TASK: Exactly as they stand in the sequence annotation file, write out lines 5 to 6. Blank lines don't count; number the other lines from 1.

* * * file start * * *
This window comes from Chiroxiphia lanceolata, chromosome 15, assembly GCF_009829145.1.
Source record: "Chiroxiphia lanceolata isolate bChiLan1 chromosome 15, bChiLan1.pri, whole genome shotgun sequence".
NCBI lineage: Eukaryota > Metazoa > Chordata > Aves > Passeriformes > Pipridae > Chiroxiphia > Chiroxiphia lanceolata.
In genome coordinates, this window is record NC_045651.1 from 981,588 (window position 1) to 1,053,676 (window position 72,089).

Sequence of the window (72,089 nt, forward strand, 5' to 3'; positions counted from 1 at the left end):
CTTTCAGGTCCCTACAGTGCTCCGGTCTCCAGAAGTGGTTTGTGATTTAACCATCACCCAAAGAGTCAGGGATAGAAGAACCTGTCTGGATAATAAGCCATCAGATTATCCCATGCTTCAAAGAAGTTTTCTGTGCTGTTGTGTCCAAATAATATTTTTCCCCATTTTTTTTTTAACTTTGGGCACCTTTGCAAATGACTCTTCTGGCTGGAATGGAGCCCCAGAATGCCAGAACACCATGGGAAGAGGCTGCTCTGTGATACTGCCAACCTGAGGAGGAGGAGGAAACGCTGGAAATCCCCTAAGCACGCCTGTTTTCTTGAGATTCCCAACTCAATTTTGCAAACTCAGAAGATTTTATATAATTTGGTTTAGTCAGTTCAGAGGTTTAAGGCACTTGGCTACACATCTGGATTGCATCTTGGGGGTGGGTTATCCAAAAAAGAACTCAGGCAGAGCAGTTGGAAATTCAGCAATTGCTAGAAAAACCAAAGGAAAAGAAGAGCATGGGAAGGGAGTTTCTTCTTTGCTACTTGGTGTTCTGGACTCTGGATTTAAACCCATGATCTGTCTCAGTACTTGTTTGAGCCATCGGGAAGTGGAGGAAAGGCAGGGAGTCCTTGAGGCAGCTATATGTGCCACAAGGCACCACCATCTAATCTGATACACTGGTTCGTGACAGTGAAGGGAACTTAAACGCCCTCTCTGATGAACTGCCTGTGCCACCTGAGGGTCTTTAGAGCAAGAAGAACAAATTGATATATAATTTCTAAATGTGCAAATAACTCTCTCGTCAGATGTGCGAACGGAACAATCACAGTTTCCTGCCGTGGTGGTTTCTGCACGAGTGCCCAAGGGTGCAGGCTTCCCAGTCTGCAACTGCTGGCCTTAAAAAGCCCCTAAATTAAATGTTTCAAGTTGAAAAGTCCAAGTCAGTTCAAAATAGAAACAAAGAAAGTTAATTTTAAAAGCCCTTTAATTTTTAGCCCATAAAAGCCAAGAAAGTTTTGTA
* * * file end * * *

Sequence of the window (72,089 nt, forward strand, 5' to 3'; positions counted from 1 at the left end):
CTTTCAGGTCCCTACAGTGCTCCGGTCTCCAGAAGTGGTTTGTGATTTAACCATCACCCAAAGAGTCAGGGATAGAAGAACCTGTCTGGATAATAAGCCATCAGATTATCCCATGCTTCAAAGAAGTTTTCTGTGCTGTTGTGTCCAAATAATATTTTTCCCCATTTTTTTTTTAACTTTGGGCACCTTTGCAAATGACTCTTCTGGCTGGAATGGAGCCCCAGAATGCCAGAACACCATGGGAAGAGGCTGCTCTGTGATACTGCCAACCTGAGGAGGAGGAGGAAACGCTGGAAATCCCCTAAGCACGCCTGTTTTCTTGAGATTCCCAACTCAATTTTGCAAACTCAGAAGATTTTATATAATTTGGTTTAGTCAGTTCAGAGGTTTAAGGCACTTGGCTACACATCTGGATTGCATCTTGGGGGTGGGTTATCCAAAAAAGAACTCAGGCAGAGCAGTTGGAAATTCAGCAATTGCTAGAAAAACCAAAGGAAAAGAAGAGCATGGGAAGGGAGTTTCTTCTTTGCTACTTGGTGTTCTGGACTCTGGATTTAAACCCATGATCTGTCTCAGTACTTGTTTGAGCCATCGGGAAGTGGAGGAAAGGCAGGGAGTCCTTGAGGCAGCTATATGTGCCACAAGGCACCACCATCTAATCTGATACACTGGTTCGTGACAGTGAAGGGAACTTAAACGCCCTCTCTGATGAACTGCCTGTGCCACCTGAGGGTCTTTAGAGCAAGAAGAACAAATTGATATATAATTTCTAAATGTGCAAATAACTCTCTCGTCAGATGTGCGAACGGAACAATCACAGTTTCCTGCCGTGGTGGTTTCTGCACGAGTGCCCAAGGGTGCAGGCTTCCCAGTCTGCAACTGCTGGCCTTAAAAAGCCCCTAAATTAAATGTTTCAAGTTGAAAAGTCCAAGTCAGTTCAAAATAGAAACAAAGAAAGTTAATTTTAAAAGCCCTTTAATTTTTAGCCCATAAAAGCCAAGAAAGTTTTGTA